Sleep Paralysis Self Test
Did I experience sleep paralysis?
The following questions may help you find out whether you had an episode (or episodes) of sleep paralysis.
Did you perceive the room around you or have an awareness of yourself lying in bed, while being unable to move?
Did you attempt to move but were unable to, because you felt physically paralyzed and unable to connect to your body?
Did you hear voices or even see someone or something that speaks to you?
Did you sense, hear or see the presence of someone or something in the room?
Did you feel someone or something in bed with you and experience someone or something physically touching you?
Did you feel a pressure on your chest or find it difficult to breathe?
If you can answer yes to one or more of these questions, you may have experienced sleep paralysis. Sleep paralysis experiences can be very individual, but there tend to be a lot of overlaps and shared experiences among those affected. The questions above touch on some of the most common shared experiences.
Sleep Paralysis Facts
Who is affected by sleep paralysis?
Sleep paralysis can happen to anyone. It is estimated that most people will experience sleep paralysis at least once throughout their lives. However, certain factors can make it more likely for you to experience sleep paralysis. Students are proportionately more likely to experience it because they tend to have irregular sleep patterns - and disrupted sleep is an important risk factor for sleep paralysis. Other risk factors include stress, consuming caffeine or other stimulants, anxiety and insomnia. The perfect conditions for sleep paralysis involve being highly mentally active (ruminating thoughts) paired with physical exhaustion (physically yearning for sleep).
Sleep Paralysis Statistics
Studies have shown that sleep paralysis occurs equally across males and females. Numbers vary greatly across studies, but here is an overview of some numbers reflecting epidemiology on an international scale.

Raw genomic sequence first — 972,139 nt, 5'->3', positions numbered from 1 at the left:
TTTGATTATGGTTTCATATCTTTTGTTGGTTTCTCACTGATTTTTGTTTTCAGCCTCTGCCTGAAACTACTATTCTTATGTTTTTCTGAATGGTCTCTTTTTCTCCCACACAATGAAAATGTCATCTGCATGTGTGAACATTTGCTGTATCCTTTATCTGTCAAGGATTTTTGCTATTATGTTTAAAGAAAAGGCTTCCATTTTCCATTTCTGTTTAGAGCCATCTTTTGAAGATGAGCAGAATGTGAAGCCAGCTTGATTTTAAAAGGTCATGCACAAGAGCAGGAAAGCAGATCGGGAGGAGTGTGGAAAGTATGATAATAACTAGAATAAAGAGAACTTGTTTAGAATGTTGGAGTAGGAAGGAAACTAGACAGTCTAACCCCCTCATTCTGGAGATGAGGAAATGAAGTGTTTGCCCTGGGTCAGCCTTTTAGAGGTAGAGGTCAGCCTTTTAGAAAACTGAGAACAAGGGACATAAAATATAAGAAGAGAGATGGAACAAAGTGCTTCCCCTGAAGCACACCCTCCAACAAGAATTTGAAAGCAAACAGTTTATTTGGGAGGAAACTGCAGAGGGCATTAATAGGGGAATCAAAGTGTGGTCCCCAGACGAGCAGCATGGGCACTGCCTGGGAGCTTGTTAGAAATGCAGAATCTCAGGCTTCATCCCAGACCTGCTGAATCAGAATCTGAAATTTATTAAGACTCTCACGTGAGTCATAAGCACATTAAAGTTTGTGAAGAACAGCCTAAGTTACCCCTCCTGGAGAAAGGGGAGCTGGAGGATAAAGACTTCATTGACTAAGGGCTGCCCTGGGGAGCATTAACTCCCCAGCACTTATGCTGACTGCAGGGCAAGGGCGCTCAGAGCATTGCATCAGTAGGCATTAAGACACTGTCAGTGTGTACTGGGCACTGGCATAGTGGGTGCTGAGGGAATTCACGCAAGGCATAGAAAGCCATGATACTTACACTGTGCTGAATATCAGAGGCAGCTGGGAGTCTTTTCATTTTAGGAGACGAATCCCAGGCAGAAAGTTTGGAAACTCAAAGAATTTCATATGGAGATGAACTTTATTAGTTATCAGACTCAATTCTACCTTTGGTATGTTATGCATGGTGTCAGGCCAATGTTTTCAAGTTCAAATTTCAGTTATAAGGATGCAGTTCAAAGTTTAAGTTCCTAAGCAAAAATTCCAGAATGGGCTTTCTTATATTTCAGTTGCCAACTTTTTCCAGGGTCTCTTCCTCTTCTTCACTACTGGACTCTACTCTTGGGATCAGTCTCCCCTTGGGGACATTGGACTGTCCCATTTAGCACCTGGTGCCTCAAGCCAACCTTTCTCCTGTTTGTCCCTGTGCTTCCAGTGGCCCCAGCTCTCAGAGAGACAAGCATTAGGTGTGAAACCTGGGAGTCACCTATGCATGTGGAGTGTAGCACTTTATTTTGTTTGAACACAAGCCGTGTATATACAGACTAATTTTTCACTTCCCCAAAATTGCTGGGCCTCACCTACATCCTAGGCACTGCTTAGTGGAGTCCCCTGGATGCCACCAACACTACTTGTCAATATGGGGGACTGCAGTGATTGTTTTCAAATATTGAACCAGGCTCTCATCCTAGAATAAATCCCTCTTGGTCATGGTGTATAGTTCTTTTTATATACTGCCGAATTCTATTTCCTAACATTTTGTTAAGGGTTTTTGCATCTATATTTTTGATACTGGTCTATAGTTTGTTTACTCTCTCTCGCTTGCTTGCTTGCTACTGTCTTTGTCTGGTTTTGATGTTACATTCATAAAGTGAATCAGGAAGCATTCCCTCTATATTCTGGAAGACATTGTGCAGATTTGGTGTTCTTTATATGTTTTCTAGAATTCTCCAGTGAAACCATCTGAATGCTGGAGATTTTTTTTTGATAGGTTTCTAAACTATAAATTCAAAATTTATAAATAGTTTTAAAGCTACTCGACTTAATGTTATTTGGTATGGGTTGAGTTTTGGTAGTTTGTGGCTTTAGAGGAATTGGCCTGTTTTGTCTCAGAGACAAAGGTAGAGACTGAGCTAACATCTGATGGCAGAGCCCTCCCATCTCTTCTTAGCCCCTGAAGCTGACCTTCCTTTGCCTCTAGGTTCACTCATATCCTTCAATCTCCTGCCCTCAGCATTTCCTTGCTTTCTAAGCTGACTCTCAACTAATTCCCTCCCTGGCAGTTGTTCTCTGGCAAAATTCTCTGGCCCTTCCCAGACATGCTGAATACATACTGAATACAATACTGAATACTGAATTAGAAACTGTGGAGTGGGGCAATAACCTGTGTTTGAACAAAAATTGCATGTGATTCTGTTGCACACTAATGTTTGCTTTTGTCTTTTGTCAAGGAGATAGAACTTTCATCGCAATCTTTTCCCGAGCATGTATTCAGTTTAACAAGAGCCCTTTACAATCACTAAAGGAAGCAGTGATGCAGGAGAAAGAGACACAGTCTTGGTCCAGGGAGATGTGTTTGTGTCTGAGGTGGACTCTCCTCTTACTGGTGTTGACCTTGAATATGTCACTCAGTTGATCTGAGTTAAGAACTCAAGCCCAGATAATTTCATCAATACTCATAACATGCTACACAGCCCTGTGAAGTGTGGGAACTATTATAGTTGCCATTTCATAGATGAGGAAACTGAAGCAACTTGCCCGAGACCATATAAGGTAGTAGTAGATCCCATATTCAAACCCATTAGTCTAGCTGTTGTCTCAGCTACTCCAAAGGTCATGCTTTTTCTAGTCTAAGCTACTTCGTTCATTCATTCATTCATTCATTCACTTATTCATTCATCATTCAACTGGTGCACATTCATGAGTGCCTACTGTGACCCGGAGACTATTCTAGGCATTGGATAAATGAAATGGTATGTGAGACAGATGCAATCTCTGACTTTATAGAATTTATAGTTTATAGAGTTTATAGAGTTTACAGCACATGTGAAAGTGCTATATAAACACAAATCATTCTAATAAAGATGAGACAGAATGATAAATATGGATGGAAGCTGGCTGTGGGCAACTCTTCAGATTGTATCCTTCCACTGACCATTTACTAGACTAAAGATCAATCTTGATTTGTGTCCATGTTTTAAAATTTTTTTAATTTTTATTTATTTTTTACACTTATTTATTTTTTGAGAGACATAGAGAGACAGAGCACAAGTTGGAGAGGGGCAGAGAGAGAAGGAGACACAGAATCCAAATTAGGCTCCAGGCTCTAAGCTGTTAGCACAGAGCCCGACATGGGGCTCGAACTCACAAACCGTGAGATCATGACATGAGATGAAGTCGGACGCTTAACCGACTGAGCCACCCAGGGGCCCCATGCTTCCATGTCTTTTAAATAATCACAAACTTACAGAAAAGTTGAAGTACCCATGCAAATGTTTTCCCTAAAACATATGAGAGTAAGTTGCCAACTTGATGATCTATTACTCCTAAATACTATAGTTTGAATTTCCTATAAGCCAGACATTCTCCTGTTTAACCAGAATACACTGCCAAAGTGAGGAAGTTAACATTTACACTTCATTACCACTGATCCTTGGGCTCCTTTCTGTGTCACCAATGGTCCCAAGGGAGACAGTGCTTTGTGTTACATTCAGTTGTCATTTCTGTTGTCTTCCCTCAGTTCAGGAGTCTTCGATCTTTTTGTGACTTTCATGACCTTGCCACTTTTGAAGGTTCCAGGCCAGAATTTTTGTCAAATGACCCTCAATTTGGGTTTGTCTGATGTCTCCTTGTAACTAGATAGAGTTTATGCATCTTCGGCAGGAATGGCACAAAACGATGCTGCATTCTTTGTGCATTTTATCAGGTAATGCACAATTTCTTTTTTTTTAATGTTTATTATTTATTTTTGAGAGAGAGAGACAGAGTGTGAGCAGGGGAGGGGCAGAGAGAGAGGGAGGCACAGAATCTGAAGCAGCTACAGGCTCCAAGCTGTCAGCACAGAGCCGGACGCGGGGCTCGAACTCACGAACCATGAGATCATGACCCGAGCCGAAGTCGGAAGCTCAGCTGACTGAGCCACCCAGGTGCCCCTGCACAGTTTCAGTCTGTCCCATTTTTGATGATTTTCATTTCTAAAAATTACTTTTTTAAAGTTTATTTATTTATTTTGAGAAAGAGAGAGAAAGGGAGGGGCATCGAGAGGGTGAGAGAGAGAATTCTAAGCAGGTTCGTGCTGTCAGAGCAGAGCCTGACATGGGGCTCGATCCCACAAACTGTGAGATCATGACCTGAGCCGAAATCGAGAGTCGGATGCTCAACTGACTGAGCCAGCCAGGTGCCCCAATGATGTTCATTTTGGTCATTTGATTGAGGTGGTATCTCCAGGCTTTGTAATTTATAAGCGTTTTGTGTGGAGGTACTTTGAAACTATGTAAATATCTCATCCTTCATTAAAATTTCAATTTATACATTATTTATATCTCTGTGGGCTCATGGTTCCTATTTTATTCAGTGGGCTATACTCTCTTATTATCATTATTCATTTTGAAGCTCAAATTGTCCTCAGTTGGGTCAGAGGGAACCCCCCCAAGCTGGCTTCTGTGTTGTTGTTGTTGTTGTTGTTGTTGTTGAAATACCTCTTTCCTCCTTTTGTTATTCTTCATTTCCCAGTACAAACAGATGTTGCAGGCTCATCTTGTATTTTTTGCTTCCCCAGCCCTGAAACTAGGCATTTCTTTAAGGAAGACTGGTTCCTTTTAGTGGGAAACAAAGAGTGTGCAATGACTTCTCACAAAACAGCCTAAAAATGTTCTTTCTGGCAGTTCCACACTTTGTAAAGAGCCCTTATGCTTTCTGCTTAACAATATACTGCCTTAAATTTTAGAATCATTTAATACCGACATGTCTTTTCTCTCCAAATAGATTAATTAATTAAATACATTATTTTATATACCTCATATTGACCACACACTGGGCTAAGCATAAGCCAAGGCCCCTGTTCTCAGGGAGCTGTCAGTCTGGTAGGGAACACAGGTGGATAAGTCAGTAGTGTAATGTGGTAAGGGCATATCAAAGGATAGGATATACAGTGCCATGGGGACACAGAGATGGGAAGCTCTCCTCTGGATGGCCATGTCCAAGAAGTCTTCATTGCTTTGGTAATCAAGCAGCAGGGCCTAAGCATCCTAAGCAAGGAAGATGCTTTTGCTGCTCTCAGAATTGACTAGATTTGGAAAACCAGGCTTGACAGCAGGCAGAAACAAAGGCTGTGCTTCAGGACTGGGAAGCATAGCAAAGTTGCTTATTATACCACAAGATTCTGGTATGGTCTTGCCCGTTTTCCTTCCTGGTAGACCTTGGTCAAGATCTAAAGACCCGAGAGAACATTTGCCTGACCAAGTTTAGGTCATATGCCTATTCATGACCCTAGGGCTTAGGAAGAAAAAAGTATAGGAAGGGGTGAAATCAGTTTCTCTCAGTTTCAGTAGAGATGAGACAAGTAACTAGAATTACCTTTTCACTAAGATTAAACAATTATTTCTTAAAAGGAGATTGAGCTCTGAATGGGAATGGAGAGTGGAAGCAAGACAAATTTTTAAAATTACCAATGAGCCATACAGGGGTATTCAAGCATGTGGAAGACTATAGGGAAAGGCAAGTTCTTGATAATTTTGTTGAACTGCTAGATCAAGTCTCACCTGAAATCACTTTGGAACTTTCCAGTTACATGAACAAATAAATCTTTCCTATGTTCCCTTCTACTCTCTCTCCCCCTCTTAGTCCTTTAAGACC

Own illustration, data source: Sharpless, Brian A.; Barber, Jacques P. (October 2011). "Lifetime prevalence rates of sleep paralysis: A systematic review". Sleep Medicine Reviews. 15 (5): 311–315.
, accessed 09/14/21
Own illustration, data source: Blackmore Susan J., Parker Jennifer J. (2002). "Comparing the Content of Sleep Paralysis and Dream Reports" . Dreaming. 12 (1): 45–59
, accessed 09/14/21
Own illustration, data source: Jalal B, Romanelli A, Hinton DE. Sleep paralysis in Italy: Frequency, hallucinatory experiences, and other features. Transcultural Psychiatry. 2021;58(3):427-439
Kompajne, E.J. (2008). 'The devil lay upon her and held her down' Hypnagogic hallucinations and sleep paralysis described by the Dutch physician Isbrand van Diemerbroeck (1609-1674) in 1664. Journal of Sleep Research, 17, 464-467
Cheyne, J.A., Rueffer, S.D. & Newby-Clark, I.R. (1999). Hypnagogic and Hypnopompic Hallucinations during Sleep Paralysis: Neurological and Cultural Construction of the Night-Mare. Consciousness and Cognition, 8, 319-337.
Sleep Paralysis Causes
This is the mechanism of sleep paralysis
As mentioned earlier, we all experience muscular paralysis when we sleep, even when we are not experiencing sleep paralysis. This tends to happen during the REM stage of sleep, which is also known as the “dream stage”. However, since it happens during our sleep, we are usually unaware of muscular paralysis occurring. Sleep paralysis occurs when we consciously awaken during REM stage paralysis, and our physical body does not “wake up” with us, causing us to enter the state of hypnagogia (a state between wakefulness and sleep). Hypnagogia entails an altered state of consciousness in which our perception operates in accordance to this altered state. This state is what causes experiences such as hallucinations and other symptoms accompanying sleep paralysis.
Sleep Paralysis Consequences
What consequences can sleep paralysis have?
Many people who have experienced sleep paralysis only once may struggle with fear, anxiety and insomnia, and this tends to become more common and prevalent for those who experience it regularly.